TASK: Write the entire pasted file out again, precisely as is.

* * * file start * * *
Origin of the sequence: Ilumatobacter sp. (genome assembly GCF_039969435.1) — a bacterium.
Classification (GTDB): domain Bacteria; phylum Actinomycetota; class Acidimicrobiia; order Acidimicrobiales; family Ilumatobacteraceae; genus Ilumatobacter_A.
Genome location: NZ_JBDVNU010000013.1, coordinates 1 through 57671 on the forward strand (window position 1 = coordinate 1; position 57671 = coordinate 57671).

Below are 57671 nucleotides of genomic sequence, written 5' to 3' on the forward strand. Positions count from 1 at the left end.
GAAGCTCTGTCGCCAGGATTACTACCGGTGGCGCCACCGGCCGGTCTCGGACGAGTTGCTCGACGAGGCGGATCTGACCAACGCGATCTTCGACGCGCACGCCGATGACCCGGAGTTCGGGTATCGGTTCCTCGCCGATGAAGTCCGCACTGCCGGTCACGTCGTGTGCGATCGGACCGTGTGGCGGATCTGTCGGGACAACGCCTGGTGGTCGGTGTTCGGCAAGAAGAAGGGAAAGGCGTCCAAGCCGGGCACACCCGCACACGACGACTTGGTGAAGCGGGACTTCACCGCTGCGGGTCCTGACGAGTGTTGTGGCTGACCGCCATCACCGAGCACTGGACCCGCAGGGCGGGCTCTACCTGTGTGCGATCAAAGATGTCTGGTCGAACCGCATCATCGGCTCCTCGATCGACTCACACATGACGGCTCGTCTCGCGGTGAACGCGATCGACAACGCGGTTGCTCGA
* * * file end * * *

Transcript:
Origin of the sequence: Ilumatobacter sp. (genome assembly GCF_039969435.1) — a bacterium.
Classification (GTDB): domain Bacteria; phylum Actinomycetota; class Acidimicrobiia; order Acidimicrobiales; family Ilumatobacteraceae; genus Ilumatobacter_A.
Genome location: NZ_JBDVNU010000013.1, coordinates 1 through 57671 on the forward strand (window position 1 = coordinate 1; position 57671 = coordinate 57671).

Below are 57671 nucleotides of genomic sequence, written 5' to 3' on the forward strand. Positions count from 1 at the left end.
GAAGCTCTGTCGCCAGGATTACTACCGGTGGCGCCACCGGCCGGTCTCGGACGAGTTGCTCGACGAGGCGGATCTGACCAACGCGATCTTCGACGCGCACGCCGATGACCCGGAGTTCGGGTATCGGTTCCTCGCCGATGAAGTCCGCACTGCCGGTCACGTCGTGTGCGATCGGACCGTGTGGCGGATCTGTCGGGACAACGCCTGGTGGTCGGTGTTCGGCAAGAAGAAGGGAAAGGCGTCCAAGCCGGGCACACCCGCACACGACGACTTGGTGAAGCGGGACTTCACCGCTGCGGGTCCTGACGAGTGTTGTGGCTGACCGCCATCACCGAGCACTGGACCCGCAGGGCGGGCTCTACCTGTGTGCGATCAAAGATGTCTGGTCGAACCGCATCATCGGCTCCTCGATCGACTCACACATGACGGCTCGTCTCGCGGTGAACGCGATCGACAACGCGGTTGCTCGA